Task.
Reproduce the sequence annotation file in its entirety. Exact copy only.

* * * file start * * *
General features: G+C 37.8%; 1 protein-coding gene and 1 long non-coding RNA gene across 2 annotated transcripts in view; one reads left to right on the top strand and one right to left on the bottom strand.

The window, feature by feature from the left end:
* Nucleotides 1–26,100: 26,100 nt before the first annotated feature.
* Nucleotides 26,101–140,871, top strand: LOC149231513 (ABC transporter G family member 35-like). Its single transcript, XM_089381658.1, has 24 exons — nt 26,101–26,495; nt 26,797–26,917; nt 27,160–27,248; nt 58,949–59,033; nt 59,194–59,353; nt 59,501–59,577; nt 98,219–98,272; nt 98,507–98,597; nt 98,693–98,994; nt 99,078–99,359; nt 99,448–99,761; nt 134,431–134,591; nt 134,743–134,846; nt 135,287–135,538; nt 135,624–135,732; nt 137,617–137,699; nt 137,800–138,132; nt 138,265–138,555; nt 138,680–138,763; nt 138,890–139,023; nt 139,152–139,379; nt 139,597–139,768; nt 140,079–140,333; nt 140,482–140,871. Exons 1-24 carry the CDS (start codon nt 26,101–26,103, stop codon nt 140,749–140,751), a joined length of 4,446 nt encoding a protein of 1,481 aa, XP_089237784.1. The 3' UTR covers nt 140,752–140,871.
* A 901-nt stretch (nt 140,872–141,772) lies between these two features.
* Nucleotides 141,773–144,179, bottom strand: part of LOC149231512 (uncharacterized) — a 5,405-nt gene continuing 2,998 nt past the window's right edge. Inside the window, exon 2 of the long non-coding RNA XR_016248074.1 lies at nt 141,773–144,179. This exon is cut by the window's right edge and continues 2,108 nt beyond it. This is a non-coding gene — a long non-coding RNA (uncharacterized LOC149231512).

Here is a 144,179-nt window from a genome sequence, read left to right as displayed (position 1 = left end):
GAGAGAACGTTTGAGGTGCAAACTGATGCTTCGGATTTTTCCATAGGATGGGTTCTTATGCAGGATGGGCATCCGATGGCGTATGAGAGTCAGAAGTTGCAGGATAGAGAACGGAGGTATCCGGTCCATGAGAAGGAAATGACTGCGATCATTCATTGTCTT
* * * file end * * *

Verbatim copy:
General features: G+C 37.8%; 1 protein-coding gene and 1 long non-coding RNA gene across 2 annotated transcripts in view; one reads left to right on the top strand and one right to left on the bottom strand.

The window, feature by feature from the left end:
* Nucleotides 1–26,100: 26,100 nt before the first annotated feature.
* Nucleotides 26,101–140,871, top strand: LOC149231513 (ABC transporter G family member 35-like). Its single transcript, XM_089381658.1, has 24 exons — nt 26,101–26,495; nt 26,797–26,917; nt 27,160–27,248; nt 58,949–59,033; nt 59,194–59,353; nt 59,501–59,577; nt 98,219–98,272; nt 98,507–98,597; nt 98,693–98,994; nt 99,078–99,359; nt 99,448–99,761; nt 134,431–134,591; nt 134,743–134,846; nt 135,287–135,538; nt 135,624–135,732; nt 137,617–137,699; nt 137,800–138,132; nt 138,265–138,555; nt 138,680–138,763; nt 138,890–139,023; nt 139,152–139,379; nt 139,597–139,768; nt 140,079–140,333; nt 140,482–140,871. Exons 1-24 carry the CDS (start codon nt 26,101–26,103, stop codon nt 140,749–140,751), a joined length of 4,446 nt encoding a protein of 1,481 aa, XP_089237784.1. The 3' UTR covers nt 140,752–140,871.
* A 901-nt stretch (nt 140,872–141,772) lies between these two features.
* Nucleotides 141,773–144,179, bottom strand: part of LOC149231512 (uncharacterized) — a 5,405-nt gene continuing 2,998 nt past the window's right edge. Inside the window, exon 2 of the long non-coding RNA XR_016248074.1 lies at nt 141,773–144,179. This exon is cut by the window's right edge and continues 2,108 nt beyond it. This is a non-coding gene — a long non-coding RNA (uncharacterized LOC149231512).

Here is a 144,179-nt window from a genome sequence, read left to right as displayed (position 1 = left end):
GAGAGAACGTTTGAGGTGCAAACTGATGCTTCGGATTTTTCCATAGGATGGGTTCTTATGCAGGATGGGCATCCGATGGCGTATGAGAGTCAGAAGTTGCAGGATAGAGAACGGAGGTATCCGGTCCATGAGAAGGAAATGACTGCGATCATTCATTGTCTT